There are two key questions in a disaster: What victims need and where they need it. But can an app get multiple relief organizations talking?
Dan Diamond is a family physician near Seattle and he’s done disaster work in Haiti. He’s at the South by Southwest Interactive festival in Austin, Texas, to do a little shopping, for a few good app developers.
He’s trying to recruit “some brains to help those of who are first responders during disasters in order to do our job better,” he says.
Brad Griffith’s company, SmartCrowdz, is a social media network that was created to coordinate flash mobs and manage big outdoor concerts. Its advertising makes this claim: "SmartCrowdz lets you reach out and join forces with all your participants. Everyone knows their role. Everyone's on the same page."
“Our company is smart crowds,” says Griffith. “We build an event management and marketing platform."
As for the marketing platform, Griffith isn’t trying to sell gauze and blankets during a disaster. But the same app could be used for merchandising when it's deployed outside a disaster zone.
Putting disaster management into the hands of app developers has its own risks.
Brandon Brewer spent 22 years in the Coast Guard and now works as a disaster relief consultant. “The biggest concerns I have is that they are not fully tested,” he said. Brewer remembers the app that listed handy emergency numbers.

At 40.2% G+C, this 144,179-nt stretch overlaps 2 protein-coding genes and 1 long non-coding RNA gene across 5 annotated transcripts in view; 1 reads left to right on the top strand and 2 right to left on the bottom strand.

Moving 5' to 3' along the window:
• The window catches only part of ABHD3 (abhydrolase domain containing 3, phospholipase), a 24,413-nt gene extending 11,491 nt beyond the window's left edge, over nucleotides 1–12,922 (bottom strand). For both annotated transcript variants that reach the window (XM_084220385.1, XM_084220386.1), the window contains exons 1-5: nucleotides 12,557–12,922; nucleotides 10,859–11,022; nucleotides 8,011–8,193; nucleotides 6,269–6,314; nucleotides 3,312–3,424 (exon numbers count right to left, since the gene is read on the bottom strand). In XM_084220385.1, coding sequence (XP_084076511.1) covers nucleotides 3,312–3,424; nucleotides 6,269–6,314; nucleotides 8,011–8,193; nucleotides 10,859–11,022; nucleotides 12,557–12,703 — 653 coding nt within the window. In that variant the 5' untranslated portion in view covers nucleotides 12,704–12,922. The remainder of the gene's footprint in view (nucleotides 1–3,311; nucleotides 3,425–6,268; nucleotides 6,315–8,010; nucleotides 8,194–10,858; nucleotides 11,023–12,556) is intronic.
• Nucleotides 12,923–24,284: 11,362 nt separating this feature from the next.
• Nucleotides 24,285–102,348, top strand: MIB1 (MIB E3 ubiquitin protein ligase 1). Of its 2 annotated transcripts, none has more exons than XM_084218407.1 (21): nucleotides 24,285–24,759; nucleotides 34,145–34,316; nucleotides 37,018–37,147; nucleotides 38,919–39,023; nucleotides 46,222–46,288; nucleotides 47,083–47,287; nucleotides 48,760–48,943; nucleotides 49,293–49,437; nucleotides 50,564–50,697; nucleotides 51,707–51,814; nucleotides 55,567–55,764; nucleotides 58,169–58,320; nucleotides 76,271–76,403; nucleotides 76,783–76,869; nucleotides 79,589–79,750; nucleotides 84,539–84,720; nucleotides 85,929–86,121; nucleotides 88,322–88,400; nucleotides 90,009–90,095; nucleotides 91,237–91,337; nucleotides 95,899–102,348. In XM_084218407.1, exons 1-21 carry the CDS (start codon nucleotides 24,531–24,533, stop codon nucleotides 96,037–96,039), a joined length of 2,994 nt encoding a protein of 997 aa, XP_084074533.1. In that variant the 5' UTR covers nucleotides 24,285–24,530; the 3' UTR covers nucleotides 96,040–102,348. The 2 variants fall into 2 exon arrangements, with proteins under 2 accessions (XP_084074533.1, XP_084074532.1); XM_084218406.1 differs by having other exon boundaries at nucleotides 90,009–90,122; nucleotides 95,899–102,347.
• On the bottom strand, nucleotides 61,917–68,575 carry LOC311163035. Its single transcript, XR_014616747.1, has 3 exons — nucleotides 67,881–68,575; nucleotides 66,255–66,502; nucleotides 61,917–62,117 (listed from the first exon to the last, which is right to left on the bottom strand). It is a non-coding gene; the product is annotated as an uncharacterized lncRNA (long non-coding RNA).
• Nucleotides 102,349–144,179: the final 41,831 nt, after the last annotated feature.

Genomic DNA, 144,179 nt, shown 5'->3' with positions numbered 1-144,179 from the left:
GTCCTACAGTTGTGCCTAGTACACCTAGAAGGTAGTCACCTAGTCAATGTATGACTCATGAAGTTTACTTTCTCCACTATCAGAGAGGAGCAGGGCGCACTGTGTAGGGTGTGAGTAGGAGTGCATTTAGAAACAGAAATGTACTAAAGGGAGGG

“They were listed alphabetically. And the first Command Center in Alaska started getting distress calls from all over the country via the app," he says. "Because for whatever reason, people were justing hitting the Go button before selecting, you know, 'I'm near New York. I'm near New Orleans.' So we don't want to send helicopters from Alaska to rescue somebody who's really in Long Island Sound.”
That mess up may have been have been the product of app developer culture: Try things, knowing some ideas will work, some will fail. Hit and miss ... Not the best strategy during a disaster.
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